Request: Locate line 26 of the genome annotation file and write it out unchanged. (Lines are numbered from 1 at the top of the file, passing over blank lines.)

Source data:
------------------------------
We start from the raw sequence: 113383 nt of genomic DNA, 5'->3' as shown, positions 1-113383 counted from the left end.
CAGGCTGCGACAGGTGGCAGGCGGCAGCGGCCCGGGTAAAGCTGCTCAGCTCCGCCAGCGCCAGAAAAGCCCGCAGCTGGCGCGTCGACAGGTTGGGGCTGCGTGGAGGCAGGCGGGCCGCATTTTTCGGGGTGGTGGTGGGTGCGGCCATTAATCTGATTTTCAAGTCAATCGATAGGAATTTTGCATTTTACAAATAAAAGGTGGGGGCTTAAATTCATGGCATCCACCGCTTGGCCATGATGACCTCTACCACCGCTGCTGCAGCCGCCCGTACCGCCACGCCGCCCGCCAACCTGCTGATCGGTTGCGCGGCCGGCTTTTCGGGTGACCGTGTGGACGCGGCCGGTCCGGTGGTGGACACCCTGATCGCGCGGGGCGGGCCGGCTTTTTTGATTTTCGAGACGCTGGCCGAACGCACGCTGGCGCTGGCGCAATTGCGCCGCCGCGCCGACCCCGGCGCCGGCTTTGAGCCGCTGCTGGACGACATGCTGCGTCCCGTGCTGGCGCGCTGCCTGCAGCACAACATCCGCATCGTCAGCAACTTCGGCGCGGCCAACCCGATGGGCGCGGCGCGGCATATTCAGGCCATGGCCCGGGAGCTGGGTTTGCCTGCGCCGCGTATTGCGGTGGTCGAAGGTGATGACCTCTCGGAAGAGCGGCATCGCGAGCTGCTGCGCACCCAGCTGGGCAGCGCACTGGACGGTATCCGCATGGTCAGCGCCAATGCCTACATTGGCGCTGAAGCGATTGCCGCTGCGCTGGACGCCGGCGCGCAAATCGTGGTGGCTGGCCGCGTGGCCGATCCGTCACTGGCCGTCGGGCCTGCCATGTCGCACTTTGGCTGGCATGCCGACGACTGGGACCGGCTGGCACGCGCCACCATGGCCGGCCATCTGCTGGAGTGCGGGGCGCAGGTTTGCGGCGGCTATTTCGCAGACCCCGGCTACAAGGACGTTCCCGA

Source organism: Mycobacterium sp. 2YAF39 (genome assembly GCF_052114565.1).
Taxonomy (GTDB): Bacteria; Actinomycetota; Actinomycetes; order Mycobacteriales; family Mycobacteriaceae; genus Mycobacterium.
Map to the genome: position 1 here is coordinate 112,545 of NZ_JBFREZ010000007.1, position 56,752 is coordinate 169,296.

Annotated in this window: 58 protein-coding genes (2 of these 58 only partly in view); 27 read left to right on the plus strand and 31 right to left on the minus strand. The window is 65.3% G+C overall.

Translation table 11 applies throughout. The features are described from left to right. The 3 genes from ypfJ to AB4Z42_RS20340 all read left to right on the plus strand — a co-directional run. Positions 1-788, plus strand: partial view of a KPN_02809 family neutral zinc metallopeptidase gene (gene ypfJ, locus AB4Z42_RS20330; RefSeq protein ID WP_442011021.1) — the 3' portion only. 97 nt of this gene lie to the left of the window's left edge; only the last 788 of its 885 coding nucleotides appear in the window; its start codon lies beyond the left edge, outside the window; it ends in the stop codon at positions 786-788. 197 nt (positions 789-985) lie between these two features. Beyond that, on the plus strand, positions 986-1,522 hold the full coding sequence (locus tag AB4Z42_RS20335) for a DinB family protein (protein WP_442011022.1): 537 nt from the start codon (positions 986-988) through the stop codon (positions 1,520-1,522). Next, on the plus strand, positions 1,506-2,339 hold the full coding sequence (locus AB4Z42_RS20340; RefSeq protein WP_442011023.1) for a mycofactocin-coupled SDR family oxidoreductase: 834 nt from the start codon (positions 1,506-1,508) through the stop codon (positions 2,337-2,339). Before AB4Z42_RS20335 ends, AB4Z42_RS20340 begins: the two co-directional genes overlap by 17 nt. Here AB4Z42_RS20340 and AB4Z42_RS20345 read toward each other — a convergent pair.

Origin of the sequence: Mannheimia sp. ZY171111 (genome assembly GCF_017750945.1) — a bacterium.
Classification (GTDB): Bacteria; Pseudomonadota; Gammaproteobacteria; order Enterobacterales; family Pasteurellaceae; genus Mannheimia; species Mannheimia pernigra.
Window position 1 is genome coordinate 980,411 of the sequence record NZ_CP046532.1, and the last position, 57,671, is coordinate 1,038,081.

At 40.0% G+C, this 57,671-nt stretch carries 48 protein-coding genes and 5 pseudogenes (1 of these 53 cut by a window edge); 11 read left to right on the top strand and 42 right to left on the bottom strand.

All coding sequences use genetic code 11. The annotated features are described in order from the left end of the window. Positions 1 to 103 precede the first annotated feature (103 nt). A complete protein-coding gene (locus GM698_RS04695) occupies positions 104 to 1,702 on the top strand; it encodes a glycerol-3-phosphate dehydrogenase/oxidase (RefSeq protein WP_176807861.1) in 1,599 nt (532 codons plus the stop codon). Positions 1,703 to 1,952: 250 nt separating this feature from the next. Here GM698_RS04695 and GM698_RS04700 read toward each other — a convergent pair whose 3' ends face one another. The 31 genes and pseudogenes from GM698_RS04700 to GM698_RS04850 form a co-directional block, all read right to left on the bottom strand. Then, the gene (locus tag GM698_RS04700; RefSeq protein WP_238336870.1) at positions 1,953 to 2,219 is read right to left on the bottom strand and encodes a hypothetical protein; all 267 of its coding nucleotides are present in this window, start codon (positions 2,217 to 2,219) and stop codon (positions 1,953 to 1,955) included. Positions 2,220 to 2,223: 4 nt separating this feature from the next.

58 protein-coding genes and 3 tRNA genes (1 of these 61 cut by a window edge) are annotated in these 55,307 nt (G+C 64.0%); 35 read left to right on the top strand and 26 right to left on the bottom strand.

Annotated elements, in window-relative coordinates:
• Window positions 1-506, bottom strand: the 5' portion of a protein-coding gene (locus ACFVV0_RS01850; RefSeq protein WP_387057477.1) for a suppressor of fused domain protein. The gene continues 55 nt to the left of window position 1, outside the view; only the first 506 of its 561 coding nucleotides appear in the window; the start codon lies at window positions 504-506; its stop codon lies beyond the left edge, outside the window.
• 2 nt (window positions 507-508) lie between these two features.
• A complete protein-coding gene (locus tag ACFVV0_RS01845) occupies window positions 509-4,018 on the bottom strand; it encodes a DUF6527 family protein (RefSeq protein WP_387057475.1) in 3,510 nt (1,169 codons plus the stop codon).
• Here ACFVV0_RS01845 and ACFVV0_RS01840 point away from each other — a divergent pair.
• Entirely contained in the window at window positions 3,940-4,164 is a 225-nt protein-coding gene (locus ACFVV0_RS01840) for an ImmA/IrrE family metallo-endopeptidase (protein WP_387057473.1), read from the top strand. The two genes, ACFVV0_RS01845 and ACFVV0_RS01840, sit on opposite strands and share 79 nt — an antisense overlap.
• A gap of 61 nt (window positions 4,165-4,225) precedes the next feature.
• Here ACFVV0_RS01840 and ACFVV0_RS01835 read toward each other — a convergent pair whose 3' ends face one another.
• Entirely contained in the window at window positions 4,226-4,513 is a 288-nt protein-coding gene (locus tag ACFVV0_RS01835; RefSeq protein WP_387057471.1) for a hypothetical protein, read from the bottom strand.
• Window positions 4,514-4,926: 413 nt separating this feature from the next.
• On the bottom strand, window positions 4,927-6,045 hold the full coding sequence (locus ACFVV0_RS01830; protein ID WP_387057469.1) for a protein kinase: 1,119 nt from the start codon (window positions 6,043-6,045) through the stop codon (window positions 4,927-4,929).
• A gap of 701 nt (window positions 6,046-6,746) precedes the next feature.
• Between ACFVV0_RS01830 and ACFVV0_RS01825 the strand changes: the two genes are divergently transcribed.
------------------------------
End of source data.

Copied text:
• Between ACFVV0_RS01830 and ACFVV0_RS01825 the strand changes: the two genes are divergently transcribed.